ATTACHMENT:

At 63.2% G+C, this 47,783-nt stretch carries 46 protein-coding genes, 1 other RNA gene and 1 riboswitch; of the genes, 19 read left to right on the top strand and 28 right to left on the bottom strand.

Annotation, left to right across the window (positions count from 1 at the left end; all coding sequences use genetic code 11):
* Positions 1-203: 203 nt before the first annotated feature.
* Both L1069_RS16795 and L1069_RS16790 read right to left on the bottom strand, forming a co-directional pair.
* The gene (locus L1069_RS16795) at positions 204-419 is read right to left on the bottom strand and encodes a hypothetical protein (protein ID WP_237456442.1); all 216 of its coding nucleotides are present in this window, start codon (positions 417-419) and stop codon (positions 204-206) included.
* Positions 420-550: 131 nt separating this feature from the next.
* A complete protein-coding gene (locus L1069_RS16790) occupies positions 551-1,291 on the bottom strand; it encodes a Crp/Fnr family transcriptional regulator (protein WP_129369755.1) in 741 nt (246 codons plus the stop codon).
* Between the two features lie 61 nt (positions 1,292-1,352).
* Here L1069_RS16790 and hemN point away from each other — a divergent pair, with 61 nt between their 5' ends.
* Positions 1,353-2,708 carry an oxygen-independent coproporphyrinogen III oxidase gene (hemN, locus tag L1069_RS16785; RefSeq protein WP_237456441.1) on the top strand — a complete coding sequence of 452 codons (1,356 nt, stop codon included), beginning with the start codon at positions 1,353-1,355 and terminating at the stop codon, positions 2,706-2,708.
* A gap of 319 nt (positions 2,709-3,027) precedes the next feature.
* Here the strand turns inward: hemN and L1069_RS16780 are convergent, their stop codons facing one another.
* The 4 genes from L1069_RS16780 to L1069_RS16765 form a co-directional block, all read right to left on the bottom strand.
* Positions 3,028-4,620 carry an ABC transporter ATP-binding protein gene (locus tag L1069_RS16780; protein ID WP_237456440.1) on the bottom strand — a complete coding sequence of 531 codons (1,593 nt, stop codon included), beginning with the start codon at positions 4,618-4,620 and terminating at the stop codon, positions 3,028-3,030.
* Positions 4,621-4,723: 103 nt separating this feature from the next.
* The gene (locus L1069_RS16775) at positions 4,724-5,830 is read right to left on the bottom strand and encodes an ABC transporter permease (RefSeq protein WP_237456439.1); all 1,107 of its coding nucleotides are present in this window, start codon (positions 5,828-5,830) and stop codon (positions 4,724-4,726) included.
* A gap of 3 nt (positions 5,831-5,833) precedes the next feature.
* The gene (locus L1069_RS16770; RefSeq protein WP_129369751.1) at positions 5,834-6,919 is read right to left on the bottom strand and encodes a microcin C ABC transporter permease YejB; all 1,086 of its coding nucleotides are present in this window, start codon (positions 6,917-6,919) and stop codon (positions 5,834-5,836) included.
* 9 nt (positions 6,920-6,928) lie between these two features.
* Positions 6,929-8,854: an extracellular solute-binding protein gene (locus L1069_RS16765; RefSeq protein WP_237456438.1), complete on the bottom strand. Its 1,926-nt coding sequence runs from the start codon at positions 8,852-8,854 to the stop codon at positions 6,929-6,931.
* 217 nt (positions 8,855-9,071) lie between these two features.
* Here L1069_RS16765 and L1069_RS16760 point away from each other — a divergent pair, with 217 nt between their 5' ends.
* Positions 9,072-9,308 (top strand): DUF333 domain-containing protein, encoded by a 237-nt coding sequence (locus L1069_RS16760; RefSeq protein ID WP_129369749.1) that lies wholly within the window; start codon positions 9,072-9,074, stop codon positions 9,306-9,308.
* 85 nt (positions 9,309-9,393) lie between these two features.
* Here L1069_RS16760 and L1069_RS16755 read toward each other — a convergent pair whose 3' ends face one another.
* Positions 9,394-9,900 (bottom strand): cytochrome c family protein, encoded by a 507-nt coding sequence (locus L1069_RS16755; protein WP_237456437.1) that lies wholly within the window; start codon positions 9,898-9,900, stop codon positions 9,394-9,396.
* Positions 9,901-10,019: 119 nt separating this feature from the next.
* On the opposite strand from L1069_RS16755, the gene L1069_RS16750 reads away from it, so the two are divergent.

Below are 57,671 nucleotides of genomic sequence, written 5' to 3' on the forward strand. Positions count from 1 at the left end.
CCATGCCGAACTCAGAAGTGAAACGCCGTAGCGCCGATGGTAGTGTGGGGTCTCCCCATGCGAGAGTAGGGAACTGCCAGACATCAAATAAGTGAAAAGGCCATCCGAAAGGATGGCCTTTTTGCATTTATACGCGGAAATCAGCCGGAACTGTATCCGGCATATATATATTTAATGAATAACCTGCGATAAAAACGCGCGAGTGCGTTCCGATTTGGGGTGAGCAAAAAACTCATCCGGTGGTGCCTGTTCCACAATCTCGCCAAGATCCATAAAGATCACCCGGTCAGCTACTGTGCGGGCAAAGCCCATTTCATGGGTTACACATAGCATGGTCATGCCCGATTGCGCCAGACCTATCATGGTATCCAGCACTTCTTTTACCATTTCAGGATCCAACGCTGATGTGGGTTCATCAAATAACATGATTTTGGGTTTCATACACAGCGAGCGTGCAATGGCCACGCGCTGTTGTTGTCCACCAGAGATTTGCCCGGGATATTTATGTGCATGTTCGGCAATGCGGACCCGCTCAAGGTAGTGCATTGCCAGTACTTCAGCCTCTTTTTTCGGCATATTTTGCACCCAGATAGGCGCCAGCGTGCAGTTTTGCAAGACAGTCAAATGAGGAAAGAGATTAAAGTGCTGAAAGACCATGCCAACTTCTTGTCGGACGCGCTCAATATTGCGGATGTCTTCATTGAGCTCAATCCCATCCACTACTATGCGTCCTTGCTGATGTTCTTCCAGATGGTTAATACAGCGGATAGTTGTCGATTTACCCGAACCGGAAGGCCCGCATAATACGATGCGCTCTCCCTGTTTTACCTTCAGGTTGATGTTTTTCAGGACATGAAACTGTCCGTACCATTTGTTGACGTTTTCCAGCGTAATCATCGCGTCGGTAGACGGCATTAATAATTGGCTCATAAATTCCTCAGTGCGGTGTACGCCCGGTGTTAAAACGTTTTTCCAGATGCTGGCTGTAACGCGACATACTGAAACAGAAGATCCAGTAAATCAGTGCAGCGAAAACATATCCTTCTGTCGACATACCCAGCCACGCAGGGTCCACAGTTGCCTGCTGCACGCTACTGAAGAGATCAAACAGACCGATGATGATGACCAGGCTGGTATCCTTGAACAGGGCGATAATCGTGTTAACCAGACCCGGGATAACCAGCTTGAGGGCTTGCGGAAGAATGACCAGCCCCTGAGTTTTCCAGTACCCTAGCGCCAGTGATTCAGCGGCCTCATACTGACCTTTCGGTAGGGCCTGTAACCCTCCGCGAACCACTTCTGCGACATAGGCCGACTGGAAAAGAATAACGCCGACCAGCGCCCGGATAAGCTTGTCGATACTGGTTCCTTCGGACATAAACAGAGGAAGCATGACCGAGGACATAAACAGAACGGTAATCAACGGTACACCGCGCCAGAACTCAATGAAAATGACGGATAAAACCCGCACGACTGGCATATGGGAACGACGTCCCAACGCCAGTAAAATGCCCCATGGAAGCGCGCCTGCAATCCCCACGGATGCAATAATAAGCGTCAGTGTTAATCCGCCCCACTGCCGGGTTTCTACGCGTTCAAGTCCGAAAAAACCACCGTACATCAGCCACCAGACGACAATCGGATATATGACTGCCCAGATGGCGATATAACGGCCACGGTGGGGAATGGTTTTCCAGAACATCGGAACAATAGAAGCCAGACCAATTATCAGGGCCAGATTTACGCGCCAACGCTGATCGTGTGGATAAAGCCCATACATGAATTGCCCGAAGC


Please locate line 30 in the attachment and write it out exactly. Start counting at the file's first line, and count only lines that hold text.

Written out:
CCATGCCGAACTCAGAAGTGAAACGCCGTAGCGCCGATGGTAGTGTGGGGTCTCCCCATGCGAGAGTAGGGAACTGCCAGACATCAAATAAGTGAAAAGGCCATCCGAAAGGATGGCCTTTTTGCATTTATACGCGGAAATCAGCCGGAACTGTATCCGGCATATATATATTTAATGAATAACCTGCGATAAAAACGCGCGAGTGCGTTCCGATTTGGGGTGAGCAAAAAACTCATCCGGTGGTGCCTGTTCCACAATCTCGCCAAGATCCATAAAGATCACCCGGTCAGCTACTGTGCGGGCAAAGCCCATTTCATGGGTTACACATAGCATGGTCATGCCCGATTGCGCCAGACCTATCATGGTATCCAGCACTTCTTTTACCATTTCAGGATCCAACGCTGATGTGGGTTCATCAAATAACATGATTTTGGGTTTCATACACAGCGAGCGTGCAATGGCCACGCGCTGTTGTTGTCCACCAGAGATTTGCCCGGGATATTTATGTGCATGTTCGGCAATGCGGACCCGCTCAAGGTAGTGCATTGCCAGTACTTCAGCCTCTTTTTTCGGCATATTTTGCACCCAGATAGGCGCCAGCGTGCAGTTTTGCAAGACAGTCAAATGAGGAAAGAGATTAAAGTGCTGAAAGACCATGCCAACTTCTTGTCGGACGCGCTCAATATTGCGGATGTCTTCATTGAGCTCAATCCCATCCACTACTATGCGTCCTTGCTGATGTTCTTCCAGATGGTTAATACAGCGGATAGTTGTCGATTTACCCGAACCGGAAGGCCCGCATAATACGATGCGCTCTCCCTGTTTTACCTTCAGGTTGATGTTTTTCAGGACATGAAACTGTCCGTACCATTTGTTGACGTTTTCCAGCGTAATCATCGCGTCGGTAGACGGCATTAATAATTGGCTCATAAATTCCTCAGTGCGGTGTACGCCCGGTGTTAAAACGTTTTTCCAGATGCTGGCTGTAACGCGACATACTGAAACAGAAGATCCAGTAAATCAGTGCAGCGAAAACATATCCTTCTGTCGACATACCCAGCCACGCAGGGTCCACAGTTGCCTGCTGCACGCTACTGAAGAGATCAAACAGACCGATGATGATGACCAGGCTGGTATCCTTGAACAGGGCGATAATCGTGTTAACCAGACCCGGGATAACCAGCTTGAGGGCTTGCGGAAGAATGACCAGCCCCTGAGTTTTCCAGTACCCTAGCGCCAGTGATTCAGCGGCCTCATACTGACCTTTCGGTAGGGCCTGTAACCCTCCGCGAACCACTTCTGCGACATAGGCCGACTGGAAAAGAATAACGCCGACCAGCGCCCGGATAAGCTTGTCGATACTGGTTCCTTCGGACATAAACAGAGGAAGCATGACCGAGGACATAAACAGAACGGTAATCAACGGTACACCGCGCCAGAACTCAATGAAAATGACGGATAAAACCCGCACGACTGGCATATGGGAACGACGTCCCAACGCCAGTAAAATGCCCCATGGAAGCGCGCCTGCAATCCCCACGGATGCAATAATAAGCGTCAGTGTTAATCCGCCCCACTGCCGGGTTTCTACGCGTTCAAGTCCGAAAAAACCACCGTACATCAGCCACCAGACGACAATCGGATATATGACTGCCCAGATGGCGATATAACGGCCACGGTGGGGAATGGTTTTCCAGAACATCGGAACAATAGAAGCCAGACCAATTATCAGGGCCAGATTTACGCGCCAACGCTGATCGTGTGGATAAAGCCCATACATGAATTGCCCGAAGC